How many Acupuncture sessions do you need?

The amount of sessions you require for acupuncture depends on your individual condition. For some more chronic conditions or ongoing management, it may be regular sessions for a period of months. For acute illness, a short burst may alleviate symptoms and bring about balance.

What can acupuncture help with?

The World Health Organization (WHO) listed a number of conditions in which they say acupuncture has been proven effective, these include:
Headaches, chronic pain, lower back pain, neck pain, high and low blood pressure, chemotherapy-induced nausea and vomiting, some gastric conditions, including peptic ulcer, painful periods, allergic rhinitis, facial pain, morning sickness, rheumatoid arthritis, sprains, sciatica, dental pain, reducing the risk of stroke, inducing labor.

The other beneficial side effect of acupuncture is for most, it is very relaxing, The relaxation effects and general holistic nature of the practice can assist to alleviate stress, which can have an accumulative effect for sleep, cortisol levels, mood and energy.

The Types Of Acupuncture

A TCM acupuncture session will, generally, include the placement of needles in various points across the entire body for the required treatment to take place. However there are other types of acupuncture that vary from this traditional practice. These include;

Cosmetic Acupuncture – also known as facial acupuncture, this involves the placement of needles around acupoints in the face to promote collagen production, improving skin health and the appearance of wrinkles.

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Auricular Acupuncture – TCM believes that certain areas of the body are represented in acupoints located in the ear. This type of acupuncture either focuses the attention of needle placement around the ear, or it can involve the placement of “seeds” held in place by a small plaster, that can remain on the acupoint for up to weeks at a time.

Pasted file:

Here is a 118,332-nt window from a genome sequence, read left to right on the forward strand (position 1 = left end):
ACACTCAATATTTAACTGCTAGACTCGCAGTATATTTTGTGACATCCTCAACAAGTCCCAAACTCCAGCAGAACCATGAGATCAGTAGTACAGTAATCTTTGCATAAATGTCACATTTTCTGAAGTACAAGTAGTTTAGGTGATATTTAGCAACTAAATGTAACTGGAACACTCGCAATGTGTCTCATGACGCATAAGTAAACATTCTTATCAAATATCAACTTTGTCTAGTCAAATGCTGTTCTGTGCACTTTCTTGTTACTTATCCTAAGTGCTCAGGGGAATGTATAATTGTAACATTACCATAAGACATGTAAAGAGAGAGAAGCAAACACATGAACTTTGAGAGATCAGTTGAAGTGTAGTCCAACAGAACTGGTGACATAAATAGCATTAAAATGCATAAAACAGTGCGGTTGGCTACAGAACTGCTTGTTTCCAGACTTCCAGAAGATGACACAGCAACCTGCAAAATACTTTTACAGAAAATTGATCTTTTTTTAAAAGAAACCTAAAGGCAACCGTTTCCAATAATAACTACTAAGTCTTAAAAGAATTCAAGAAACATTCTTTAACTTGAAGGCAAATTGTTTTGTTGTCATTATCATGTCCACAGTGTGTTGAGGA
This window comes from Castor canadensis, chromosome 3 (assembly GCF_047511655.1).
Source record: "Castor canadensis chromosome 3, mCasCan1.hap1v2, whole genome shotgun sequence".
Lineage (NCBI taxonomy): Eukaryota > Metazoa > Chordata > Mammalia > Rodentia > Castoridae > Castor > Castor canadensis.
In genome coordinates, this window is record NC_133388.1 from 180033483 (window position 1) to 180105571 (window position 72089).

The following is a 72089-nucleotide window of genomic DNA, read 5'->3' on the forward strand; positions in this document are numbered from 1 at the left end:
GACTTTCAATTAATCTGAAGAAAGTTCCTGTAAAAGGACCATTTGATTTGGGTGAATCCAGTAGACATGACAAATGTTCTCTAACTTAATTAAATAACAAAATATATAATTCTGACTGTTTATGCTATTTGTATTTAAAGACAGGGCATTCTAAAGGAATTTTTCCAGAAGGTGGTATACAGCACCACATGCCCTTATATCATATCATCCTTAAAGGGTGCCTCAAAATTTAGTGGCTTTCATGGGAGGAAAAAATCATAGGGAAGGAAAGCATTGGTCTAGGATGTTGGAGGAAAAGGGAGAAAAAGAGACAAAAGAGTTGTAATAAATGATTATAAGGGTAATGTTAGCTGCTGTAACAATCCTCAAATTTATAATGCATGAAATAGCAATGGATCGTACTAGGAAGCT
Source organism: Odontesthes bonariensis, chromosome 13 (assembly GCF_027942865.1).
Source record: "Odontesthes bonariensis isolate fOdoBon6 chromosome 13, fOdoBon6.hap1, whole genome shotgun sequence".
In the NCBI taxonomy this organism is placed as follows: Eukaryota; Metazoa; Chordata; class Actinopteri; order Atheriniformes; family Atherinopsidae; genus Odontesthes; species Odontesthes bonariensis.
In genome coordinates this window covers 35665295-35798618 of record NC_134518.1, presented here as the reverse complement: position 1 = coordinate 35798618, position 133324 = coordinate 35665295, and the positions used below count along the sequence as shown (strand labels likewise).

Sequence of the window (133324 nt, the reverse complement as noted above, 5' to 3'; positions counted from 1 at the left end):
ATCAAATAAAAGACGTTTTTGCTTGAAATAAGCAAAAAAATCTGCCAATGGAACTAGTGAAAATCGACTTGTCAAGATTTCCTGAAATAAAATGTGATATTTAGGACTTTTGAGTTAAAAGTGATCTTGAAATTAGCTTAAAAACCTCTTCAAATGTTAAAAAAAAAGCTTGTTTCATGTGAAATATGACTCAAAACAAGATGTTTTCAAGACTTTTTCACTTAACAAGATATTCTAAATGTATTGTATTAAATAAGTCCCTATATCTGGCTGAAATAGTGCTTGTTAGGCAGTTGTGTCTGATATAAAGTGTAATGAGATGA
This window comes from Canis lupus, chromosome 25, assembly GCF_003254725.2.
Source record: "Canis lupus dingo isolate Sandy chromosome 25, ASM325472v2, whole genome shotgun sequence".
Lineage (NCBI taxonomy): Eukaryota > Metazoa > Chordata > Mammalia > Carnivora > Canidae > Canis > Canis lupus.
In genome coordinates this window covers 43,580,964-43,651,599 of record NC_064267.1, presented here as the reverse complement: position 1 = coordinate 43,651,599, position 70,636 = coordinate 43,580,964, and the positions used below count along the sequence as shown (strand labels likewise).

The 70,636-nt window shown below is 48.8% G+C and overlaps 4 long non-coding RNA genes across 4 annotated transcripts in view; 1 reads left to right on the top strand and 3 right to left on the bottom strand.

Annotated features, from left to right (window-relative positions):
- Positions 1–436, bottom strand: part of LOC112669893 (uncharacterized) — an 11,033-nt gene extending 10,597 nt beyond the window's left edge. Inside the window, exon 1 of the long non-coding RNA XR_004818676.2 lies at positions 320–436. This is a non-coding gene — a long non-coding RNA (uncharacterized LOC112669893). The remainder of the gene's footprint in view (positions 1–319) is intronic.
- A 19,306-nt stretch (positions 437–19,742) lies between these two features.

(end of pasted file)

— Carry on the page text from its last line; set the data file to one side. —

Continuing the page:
Electro Acupuncture – this practice involves the connection of an electro-current machine to the top of the needles place into the body already, to provide stimulation of a gentle electric current. This can enhance the sensations of tingling.

Editors Note: I have used acupuncture as a staple of my “wellness toolkit” for over 10 years. Initially, I was encouraged to try the practice for debilitating hormonal + stress-induced migraines – which was a massive success. I then returned to it for stress management and performance anxiety. In both circumstances, I used short, but intense bursts of treatments to alleviate symptoms. Upon my PCOS diagnosis, I returned to Acupuncture as it was a recommended alternative treatment option for hormonal imbalances + inflammation – two key markers of my syndrome. Since this point, I have engaged with acupuncture either weekly or bi-weekly, to manage both my PCOS symptoms and my general wellbeing. Not only have I seen beneficial improvements to my digestion, PCOS, cystic acne, Adrenal Fatigue and hormonal imbalances, but it now is a routine part of my stress management protocols. I am fascinated by the treatment opportunities to encourage my body to heal itself and the in-depth nature of each session which will chart and examine all aspects of my health: from the stage of my menstrual cycle, my bowel movements, how I am sleeping, my levels of stress or anxiety, my mood or my hunger levels. The vast improvements in my sleep, relaxation levels and pain management are additional side effects that I cannot be more grateful for!